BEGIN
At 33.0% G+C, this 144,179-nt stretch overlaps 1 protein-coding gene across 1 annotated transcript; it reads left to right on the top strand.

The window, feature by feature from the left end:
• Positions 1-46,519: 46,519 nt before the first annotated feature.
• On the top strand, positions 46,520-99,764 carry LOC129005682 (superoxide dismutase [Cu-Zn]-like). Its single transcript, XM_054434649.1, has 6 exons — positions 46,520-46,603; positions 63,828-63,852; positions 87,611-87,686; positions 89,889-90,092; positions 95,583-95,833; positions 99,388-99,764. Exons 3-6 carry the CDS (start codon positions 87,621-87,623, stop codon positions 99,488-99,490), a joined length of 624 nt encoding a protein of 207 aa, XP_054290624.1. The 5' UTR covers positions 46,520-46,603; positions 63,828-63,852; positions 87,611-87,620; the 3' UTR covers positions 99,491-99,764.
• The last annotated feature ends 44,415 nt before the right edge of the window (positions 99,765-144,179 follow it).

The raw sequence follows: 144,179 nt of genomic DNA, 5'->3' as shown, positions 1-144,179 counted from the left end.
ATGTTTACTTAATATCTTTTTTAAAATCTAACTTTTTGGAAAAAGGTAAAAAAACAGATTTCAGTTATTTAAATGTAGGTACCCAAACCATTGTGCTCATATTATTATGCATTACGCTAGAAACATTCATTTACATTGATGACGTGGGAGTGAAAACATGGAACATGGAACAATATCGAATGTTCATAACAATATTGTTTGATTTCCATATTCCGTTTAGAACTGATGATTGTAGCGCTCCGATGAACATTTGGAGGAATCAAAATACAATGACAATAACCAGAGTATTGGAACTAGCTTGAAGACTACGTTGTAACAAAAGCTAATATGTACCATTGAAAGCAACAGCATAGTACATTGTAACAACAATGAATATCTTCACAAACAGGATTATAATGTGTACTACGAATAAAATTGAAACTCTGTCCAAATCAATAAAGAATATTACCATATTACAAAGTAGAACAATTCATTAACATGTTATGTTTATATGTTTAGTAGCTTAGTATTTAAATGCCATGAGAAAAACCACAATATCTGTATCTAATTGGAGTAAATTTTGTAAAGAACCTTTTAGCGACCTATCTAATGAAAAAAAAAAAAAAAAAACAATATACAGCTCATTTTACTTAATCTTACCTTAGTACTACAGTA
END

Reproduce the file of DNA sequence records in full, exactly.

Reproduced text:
At 33.0% G+C, this 144,179-nt stretch overlaps 1 protein-coding gene across 1 annotated transcript; it reads left to right on the top strand.

The window, feature by feature from the left end:
• Positions 1-46,519: 46,519 nt before the first annotated feature.
• On the top strand, positions 46,520-99,764 carry LOC129005682 (superoxide dismutase [Cu-Zn]-like). Its single transcript, XM_054434649.1, has 6 exons — positions 46,520-46,603; positions 63,828-63,852; positions 87,611-87,686; positions 89,889-90,092; positions 95,583-95,833; positions 99,388-99,764. Exons 3-6 carry the CDS (start codon positions 87,621-87,623, stop codon positions 99,488-99,490), a joined length of 624 nt encoding a protein of 207 aa, XP_054290624.1. The 5' UTR covers positions 46,520-46,603; positions 63,828-63,852; positions 87,611-87,620; the 3' UTR covers positions 99,491-99,764.
• The last annotated feature ends 44,415 nt before the right edge of the window (positions 99,765-144,179 follow it).

The raw sequence follows: 144,179 nt of genomic DNA, 5'->3' as shown, positions 1-144,179 counted from the left end.
ATGTTTACTTAATATCTTTTTTAAAATCTAACTTTTTGGAAAAAGGTAAAAAAACAGATTTCAGTTATTTAAATGTAGGTACCCAAACCATTGTGCTCATATTATTATGCATTACGCTAGAAACATTCATTTACATTGATGACGTGGGAGTGAAAACATGGAACATGGAACAATATCGAATGTTCATAACAATATTGTTTGATTTCCATATTCCGTTTAGAACTGATGATTGTAGCGCTCCGATGAACATTTGGAGGAATCAAAATACAATGACAATAACCAGAGTATTGGAACTAGCTTGAAGACTACGTTGTAACAAAAGCTAATATGTACCATTGAAAGCAACAGCATAGTACATTGTAACAACAATGAATATCTTCACAAACAGGATTATAATGTGTACTACGAATAAAATTGAAACTCTGTCCAAATCAATAAAGAATATTACCATATTACAAAGTAGAACAATTCATTAACATGTTATGTTTATATGTTTAGTAGCTTAGTATTTAAATGCCATGAGAAAAACCACAATATCTGTATCTAATTGGAGTAAATTTTGTAAAGAACCTTTTAGCGACCTATCTAATGAAAAAAAAAAAAAAAAAACAATATACAGCTCATTTTACTTAATCTTACCTTAGTACTACAGTA